Causation and contrast classes

Philosophical Studies 139 (1):111 - 123 (2008)
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I argue that causation is a contrastive relation: c-rather-than-C* causes e-rather-than-E*, where C* and E* are contrast classes associated respectively with actual events c and e. I explain why this is an improvement on the traditional binary view, and develop a detailed definition. It turns out that causation is only well defined in ‘uniform’ cases, where either all or none of the members of C* are related appropriately to members of E*.



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Robert Northcott
Birkbeck, University of London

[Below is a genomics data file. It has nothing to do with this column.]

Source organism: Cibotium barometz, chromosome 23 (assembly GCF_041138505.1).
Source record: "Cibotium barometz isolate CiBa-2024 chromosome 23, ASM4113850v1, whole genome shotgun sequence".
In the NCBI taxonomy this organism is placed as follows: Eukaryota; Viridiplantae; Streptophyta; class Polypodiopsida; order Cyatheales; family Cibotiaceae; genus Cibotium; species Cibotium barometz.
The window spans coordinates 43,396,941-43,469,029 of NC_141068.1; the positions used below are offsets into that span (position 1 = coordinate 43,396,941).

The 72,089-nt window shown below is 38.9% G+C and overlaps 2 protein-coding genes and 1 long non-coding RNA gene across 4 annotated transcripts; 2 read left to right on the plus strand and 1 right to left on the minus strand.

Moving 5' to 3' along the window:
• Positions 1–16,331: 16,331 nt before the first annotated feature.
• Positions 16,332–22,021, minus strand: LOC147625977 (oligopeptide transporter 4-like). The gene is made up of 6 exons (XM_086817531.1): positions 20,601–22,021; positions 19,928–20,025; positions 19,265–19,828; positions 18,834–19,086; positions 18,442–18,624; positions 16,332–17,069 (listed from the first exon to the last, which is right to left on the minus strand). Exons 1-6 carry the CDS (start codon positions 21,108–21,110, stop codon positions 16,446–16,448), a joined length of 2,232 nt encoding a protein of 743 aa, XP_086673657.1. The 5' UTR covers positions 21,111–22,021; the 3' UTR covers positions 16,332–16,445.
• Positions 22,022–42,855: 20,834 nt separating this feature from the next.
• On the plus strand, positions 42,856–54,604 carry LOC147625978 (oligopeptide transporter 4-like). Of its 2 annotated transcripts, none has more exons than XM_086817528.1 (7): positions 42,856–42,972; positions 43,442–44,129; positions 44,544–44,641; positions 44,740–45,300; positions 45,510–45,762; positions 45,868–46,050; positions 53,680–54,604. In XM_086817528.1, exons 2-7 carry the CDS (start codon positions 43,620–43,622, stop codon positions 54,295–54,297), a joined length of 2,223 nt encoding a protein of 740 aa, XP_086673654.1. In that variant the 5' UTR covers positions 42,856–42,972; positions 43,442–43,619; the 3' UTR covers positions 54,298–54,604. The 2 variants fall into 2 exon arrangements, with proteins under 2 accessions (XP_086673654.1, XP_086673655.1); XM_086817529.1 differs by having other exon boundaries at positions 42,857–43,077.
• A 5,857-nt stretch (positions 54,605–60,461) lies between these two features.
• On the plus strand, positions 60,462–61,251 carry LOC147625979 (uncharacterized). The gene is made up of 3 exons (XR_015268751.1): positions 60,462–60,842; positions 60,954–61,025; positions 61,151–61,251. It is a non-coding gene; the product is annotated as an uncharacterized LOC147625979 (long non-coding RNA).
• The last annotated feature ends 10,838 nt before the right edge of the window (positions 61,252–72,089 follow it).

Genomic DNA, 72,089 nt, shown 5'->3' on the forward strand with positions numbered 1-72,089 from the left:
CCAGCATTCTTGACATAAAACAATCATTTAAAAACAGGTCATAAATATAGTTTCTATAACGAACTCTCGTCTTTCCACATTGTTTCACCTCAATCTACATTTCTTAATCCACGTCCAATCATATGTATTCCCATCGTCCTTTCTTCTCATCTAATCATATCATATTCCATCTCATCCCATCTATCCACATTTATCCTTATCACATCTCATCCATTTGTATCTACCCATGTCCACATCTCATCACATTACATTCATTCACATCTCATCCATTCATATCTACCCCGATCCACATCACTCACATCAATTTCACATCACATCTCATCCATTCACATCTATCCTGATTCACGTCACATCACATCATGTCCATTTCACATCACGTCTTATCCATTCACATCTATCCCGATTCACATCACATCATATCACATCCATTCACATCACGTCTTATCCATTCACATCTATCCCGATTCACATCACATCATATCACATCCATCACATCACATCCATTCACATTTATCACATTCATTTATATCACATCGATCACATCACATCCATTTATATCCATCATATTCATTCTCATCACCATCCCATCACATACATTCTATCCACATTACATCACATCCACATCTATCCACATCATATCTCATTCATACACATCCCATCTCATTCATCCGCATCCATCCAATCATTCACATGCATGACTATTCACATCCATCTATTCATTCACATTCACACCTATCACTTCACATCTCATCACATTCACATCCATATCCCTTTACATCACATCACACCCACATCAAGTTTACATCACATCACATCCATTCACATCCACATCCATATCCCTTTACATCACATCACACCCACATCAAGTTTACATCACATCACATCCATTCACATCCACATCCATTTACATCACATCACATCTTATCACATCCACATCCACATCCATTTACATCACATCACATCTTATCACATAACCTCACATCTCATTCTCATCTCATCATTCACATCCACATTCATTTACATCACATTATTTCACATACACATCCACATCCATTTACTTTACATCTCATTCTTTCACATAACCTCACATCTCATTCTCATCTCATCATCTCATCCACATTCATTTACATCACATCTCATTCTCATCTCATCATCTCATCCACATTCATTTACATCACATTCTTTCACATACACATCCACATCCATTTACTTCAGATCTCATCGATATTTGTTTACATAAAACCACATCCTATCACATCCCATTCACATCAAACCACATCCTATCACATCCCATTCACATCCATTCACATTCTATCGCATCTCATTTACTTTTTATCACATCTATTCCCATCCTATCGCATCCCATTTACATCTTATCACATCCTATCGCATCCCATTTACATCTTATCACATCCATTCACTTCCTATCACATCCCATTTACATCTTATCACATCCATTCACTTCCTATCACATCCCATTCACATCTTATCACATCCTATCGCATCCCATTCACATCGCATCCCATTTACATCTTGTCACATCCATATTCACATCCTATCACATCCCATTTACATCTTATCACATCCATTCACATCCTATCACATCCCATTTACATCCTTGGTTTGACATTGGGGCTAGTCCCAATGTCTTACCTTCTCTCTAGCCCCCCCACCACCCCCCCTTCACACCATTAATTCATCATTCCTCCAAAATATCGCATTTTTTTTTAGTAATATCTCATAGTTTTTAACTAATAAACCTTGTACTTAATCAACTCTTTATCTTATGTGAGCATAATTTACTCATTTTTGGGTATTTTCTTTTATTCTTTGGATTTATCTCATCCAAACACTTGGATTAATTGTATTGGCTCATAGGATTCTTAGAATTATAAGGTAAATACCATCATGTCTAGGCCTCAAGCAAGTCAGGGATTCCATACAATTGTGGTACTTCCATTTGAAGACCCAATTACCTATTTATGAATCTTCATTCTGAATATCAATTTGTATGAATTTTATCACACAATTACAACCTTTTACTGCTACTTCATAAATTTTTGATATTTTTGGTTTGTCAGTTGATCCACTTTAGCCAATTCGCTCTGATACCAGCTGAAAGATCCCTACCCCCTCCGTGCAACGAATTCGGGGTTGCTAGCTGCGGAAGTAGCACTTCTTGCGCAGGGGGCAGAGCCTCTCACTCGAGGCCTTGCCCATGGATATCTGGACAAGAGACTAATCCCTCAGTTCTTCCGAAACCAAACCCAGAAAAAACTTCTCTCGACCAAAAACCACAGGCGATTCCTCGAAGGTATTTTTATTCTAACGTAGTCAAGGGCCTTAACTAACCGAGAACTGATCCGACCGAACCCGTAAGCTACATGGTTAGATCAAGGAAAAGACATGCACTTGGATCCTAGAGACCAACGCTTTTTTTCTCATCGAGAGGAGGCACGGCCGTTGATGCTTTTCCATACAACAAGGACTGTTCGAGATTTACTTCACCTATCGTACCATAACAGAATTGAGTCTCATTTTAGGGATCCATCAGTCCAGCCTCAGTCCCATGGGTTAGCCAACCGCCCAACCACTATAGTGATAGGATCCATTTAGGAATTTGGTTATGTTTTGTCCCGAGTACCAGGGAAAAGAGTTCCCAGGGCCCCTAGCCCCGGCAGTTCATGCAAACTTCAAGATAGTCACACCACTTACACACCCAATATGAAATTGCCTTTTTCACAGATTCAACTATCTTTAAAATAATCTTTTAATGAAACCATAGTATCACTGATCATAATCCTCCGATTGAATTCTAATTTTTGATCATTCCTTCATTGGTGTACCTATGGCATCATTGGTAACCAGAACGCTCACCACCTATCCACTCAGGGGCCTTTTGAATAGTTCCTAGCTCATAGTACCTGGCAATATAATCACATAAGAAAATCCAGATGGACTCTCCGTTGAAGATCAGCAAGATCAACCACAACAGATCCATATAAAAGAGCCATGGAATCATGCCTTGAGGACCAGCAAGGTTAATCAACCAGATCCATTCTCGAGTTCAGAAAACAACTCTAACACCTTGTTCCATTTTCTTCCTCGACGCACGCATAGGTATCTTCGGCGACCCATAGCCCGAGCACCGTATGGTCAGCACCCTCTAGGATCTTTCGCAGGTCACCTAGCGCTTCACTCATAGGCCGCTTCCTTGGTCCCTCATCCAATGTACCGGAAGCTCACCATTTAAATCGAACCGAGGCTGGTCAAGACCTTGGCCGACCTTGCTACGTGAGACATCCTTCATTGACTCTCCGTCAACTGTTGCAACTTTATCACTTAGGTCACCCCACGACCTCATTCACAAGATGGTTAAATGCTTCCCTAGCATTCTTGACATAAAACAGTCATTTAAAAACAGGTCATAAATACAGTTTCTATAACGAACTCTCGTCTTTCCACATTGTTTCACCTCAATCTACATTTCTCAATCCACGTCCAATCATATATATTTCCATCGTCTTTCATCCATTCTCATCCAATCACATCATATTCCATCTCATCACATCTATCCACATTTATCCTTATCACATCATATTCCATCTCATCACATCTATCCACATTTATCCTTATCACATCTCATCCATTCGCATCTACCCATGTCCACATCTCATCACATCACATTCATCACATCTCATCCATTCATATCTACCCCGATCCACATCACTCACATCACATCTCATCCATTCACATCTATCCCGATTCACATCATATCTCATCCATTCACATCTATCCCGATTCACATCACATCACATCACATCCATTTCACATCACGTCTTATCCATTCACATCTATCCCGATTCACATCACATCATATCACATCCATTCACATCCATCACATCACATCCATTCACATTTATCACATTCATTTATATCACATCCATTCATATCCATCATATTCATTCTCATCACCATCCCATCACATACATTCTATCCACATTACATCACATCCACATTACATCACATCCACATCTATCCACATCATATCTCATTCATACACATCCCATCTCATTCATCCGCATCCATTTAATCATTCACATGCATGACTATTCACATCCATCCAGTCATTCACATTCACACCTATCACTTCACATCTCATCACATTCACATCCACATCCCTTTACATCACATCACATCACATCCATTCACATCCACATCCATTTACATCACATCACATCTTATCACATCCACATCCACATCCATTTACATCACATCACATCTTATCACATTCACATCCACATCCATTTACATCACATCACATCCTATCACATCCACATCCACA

Citations of this work

Grounding in the image of causation.Jonathan Schaffer - 2016 - Philosophical Studies 173 (1):49-100.
The metaphysics of causation.Jonathan N. D. Schaffer - 2008 - Stanford Encyclopedia of Philosophy.
Counterfactual theories of causation.Peter Menzies - 2008 - Stanford Encyclopedia of Philosophy.
Proportionality, contrast and explanation.Brad Weslake - 2013 - Australasian Journal of Philosophy 91 (4):785-797.

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References found in this work

Causality: Models, Reasoning and Inference.Judea Pearl - 2000 - New York: Cambridge University Press.
The Scientific Image.William Demopoulos & Bas C. van Fraassen - 1982 - Philosophical Review 91 (4):603.
Causation.David Lewis - 1973 - Journal of Philosophy 70 (17):556-567.
Causality.Judea Pearl - 2000 - New York: Cambridge University Press.

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